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Fetal Medicine Posters
The effect of severe maternal obesity on the accuracy of ultrasonographic fetal weight estimation: a prospective cohort study
  1. FC Denison2,
  2. A Thomson2,
  3. J Walker3,
  4. SF Forbes1,
  5. JE Norman2,
  6. SJ Stock2,
  7. RM Reynolds1
  1. 1Endocrinology Unit, University of Edinburgh/BHF Centre for Cardiovascular Sciences, Edinburgh, United Kingdom
  2. 2University of Edinburgh/MRC Centre for Reproductive Health, Edinburgh, United Kingdom
  3. 3Ultrasound Department, Simpson Centre for Reproductive Health Royal Infirmary, Edinburgh, United Kingdom

Abstract

Objectives To assess the accuracy of fetal biometry measurements in predicting birthweight and to compare serial fetal biometry measurements in women with very severe obesity and lean controls.

Methods 174 very severely obese (body mass index, BMI>40kg/m2) and 55 lean (BMI<25kg/m2) women with a singleton pregnancy were recruited to a prospective longitudinal study assessing the effect of maternal obesity on pregnancy outcome. Ultrasonographic fetal biometry was measured at booking, 20, 28 and 36 weeks gestation, and gestation, gender and birthweight recorded at delivery. Estimated fetal weight (EFW) at 36 weeks was calculated using Hadlock formulae. Estimated birthweight (EBW) was calculated by adjusting EFW at 36 weeks for scan-to-delivery interval.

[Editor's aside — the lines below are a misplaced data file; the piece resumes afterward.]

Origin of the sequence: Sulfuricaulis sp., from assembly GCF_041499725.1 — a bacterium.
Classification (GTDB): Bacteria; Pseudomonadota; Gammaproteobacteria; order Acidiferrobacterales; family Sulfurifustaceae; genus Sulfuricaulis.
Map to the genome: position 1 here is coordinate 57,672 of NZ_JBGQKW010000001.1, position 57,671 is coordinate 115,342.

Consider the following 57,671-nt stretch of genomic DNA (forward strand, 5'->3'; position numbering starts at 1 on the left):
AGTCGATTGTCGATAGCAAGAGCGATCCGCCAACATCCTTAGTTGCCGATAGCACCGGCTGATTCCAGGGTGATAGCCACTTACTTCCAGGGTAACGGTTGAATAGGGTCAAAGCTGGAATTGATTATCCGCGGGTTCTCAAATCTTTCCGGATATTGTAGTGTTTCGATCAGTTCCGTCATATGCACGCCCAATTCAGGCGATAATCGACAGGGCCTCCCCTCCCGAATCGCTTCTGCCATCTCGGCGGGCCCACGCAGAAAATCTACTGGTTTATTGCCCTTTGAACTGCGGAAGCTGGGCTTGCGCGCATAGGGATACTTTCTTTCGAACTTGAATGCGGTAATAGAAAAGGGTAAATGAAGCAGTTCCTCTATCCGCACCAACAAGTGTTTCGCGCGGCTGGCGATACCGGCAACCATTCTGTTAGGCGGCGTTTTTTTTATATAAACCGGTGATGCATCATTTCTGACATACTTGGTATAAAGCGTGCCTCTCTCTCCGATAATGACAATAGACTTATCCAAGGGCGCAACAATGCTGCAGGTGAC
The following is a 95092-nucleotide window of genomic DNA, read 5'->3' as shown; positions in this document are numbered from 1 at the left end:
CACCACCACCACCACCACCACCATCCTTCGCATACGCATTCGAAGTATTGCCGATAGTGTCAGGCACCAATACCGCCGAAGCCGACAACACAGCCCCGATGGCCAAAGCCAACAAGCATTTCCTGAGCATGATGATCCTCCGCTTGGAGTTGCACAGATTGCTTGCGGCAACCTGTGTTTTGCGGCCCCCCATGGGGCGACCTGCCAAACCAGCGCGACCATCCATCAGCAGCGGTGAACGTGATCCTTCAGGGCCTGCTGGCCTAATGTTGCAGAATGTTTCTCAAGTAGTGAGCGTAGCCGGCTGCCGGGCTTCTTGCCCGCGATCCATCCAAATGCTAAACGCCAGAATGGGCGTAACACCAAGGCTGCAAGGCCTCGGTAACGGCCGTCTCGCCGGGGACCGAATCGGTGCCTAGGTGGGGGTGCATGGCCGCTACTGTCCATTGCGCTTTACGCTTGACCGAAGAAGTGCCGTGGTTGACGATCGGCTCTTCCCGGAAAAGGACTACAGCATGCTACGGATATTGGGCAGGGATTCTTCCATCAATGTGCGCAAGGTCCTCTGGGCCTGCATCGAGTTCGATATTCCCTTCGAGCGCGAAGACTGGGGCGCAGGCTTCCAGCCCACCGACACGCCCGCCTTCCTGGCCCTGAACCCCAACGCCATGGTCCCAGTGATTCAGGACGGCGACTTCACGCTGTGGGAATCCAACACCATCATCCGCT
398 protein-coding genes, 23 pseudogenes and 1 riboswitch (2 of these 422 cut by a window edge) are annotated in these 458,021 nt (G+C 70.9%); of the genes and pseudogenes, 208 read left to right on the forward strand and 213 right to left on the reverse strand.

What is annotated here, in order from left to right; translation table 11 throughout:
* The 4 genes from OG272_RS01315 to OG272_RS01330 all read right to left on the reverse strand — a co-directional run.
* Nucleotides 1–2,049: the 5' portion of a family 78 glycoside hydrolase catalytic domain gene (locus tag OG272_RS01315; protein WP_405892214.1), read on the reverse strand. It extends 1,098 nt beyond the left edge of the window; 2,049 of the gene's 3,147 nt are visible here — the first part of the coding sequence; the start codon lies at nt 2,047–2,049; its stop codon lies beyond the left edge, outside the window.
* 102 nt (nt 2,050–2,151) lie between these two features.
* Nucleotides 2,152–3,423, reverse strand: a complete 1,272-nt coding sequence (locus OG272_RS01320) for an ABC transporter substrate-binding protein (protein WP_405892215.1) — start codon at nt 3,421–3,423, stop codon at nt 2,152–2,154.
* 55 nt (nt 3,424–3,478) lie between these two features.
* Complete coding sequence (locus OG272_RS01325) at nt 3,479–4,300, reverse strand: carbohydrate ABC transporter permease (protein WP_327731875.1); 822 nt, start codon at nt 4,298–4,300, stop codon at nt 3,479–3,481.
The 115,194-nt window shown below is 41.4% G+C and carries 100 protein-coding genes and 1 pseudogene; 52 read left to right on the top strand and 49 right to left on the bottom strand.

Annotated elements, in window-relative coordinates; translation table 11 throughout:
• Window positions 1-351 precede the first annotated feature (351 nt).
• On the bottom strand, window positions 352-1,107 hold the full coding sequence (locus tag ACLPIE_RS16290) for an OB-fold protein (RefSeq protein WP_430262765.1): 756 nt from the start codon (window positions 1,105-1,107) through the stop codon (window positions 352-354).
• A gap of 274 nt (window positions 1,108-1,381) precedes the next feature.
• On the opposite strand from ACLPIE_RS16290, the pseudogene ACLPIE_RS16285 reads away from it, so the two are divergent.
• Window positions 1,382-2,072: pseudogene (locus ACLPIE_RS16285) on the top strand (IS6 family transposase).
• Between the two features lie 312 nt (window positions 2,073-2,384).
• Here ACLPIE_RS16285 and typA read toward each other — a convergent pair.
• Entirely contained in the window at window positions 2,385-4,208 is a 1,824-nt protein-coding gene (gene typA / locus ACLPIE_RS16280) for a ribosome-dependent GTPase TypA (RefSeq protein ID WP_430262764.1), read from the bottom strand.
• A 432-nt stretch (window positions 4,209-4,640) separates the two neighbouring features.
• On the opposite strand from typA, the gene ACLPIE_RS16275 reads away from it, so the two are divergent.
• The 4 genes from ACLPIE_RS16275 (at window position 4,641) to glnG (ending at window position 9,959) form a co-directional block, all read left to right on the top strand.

Results Observed and expected birthweight were strongly correlated using Hadlock formulae incorporating the AC, and AC and HC in both the very severely obese (r=0.68 and r=0.65, both p<0.0001) and lean cohorts (r=0.63 and r=0.67, both p<0.001). 95% limits of agreement between estimated and actual birthweights were similar with both formulae and did not differ between lean and obese. Head circumference (HC) measurements was significantly greater in obese compared to lean women at 20 weeks gestation (p<0.05), and abdominal circumference (AC) significantly greater in obese compared to lean at 28 and 36 weeks gestation (both p<0.01).

Conclusion Estimated birthweight derived from fetal biometry measurements during the late third trimester of pregnancy are as accurate in very severely obese compared to lean women. This information may inform obstetric management and delivery planning in very severely obese women, which may minimise risk and improve perinatal outcome.

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